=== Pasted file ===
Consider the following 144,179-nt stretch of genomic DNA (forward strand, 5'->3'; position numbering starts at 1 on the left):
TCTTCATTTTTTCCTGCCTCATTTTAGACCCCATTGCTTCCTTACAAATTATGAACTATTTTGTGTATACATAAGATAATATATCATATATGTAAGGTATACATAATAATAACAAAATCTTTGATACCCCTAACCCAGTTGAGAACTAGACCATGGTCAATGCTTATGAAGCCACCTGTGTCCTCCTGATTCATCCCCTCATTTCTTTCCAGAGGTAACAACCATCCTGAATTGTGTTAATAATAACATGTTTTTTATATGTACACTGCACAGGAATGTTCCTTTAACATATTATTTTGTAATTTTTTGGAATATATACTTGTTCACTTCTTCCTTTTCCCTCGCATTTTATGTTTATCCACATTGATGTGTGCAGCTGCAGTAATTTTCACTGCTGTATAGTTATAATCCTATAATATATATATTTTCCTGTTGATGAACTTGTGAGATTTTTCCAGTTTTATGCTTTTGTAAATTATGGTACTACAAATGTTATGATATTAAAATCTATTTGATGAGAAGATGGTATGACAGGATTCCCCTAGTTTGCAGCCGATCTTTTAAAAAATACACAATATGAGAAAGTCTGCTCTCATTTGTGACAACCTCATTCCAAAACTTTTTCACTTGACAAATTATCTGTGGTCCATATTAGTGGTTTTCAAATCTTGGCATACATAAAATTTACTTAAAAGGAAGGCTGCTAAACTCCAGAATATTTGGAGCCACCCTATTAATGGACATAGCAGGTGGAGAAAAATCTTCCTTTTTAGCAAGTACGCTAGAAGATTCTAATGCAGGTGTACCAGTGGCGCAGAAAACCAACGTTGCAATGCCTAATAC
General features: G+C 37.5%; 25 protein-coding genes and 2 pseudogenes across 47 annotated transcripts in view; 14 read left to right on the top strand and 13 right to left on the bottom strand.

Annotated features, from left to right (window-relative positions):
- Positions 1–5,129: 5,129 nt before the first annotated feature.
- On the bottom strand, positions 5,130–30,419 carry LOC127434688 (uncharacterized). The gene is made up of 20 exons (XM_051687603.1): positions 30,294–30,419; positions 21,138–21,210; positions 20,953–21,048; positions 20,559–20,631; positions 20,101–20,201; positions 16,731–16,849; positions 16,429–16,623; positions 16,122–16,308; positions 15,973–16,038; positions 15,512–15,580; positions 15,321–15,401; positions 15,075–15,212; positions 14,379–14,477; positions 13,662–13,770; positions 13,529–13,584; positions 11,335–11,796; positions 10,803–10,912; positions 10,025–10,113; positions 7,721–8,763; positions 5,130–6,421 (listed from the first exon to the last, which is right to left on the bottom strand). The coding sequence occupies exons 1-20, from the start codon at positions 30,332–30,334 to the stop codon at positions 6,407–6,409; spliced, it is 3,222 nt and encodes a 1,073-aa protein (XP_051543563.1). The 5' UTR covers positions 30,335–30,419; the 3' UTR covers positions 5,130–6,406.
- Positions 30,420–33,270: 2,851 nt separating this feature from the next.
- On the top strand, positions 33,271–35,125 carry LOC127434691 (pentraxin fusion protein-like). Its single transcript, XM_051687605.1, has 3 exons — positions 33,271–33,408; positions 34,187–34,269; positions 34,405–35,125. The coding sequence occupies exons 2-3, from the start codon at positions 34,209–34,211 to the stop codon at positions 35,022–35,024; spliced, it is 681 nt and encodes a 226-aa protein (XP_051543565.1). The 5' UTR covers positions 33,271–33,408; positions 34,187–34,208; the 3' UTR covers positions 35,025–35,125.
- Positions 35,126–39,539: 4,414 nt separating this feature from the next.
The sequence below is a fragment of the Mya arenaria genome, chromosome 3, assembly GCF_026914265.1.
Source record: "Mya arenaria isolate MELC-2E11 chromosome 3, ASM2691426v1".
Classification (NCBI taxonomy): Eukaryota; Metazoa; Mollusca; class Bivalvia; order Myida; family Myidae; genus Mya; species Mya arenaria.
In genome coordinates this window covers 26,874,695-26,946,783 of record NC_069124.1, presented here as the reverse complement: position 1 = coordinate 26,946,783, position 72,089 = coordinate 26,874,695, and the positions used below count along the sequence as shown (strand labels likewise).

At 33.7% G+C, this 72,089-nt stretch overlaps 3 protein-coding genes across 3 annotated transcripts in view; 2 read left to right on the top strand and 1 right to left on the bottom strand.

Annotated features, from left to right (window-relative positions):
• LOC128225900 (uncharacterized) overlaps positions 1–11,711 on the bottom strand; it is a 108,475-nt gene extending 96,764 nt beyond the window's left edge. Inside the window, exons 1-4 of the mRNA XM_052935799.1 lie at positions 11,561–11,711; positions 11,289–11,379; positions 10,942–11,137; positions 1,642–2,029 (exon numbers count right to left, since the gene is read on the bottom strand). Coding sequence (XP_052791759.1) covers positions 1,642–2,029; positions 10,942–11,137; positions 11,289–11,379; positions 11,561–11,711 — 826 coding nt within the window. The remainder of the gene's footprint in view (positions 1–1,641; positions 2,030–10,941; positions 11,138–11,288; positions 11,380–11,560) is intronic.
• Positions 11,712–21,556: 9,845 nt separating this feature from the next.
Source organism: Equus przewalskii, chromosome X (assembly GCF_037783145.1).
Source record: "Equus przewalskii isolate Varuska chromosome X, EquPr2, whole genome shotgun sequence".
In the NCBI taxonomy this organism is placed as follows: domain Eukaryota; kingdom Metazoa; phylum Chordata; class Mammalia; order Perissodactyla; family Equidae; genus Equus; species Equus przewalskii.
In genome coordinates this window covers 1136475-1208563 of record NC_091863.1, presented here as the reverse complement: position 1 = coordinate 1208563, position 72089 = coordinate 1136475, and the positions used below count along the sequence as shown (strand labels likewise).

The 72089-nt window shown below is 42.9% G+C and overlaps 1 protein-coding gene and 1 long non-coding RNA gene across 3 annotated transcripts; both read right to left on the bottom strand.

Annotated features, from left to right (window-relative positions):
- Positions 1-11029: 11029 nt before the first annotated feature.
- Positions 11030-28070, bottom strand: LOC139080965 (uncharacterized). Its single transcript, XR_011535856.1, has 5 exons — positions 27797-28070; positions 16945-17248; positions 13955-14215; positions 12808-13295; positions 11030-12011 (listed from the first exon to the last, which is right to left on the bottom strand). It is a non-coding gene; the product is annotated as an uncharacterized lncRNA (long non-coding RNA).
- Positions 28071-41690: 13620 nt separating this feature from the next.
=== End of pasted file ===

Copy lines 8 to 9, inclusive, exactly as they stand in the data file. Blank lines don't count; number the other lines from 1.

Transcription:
- On the top strand, positions 33,271–35,125 carry LOC127434691 (pentraxin fusion protein-like). Its single transcript, XM_051687605.1, has 3 exons — positions 33,271–33,408; positions 34,187–34,269; positions 34,405–35,125. The coding sequence occupies exons 2-3, from the start codon at positions 34,209–34,211 to the stop codon at positions 35,022–35,024; spliced, it is 681 nt and encodes a 226-aa protein (XP_051543565.1). The 5' UTR covers positions 33,271–33,408; positions 34,187–34,208; the 3' UTR covers positions 35,025–35,125.
- Positions 35,126–39,539: 4,414 nt separating this feature from the next.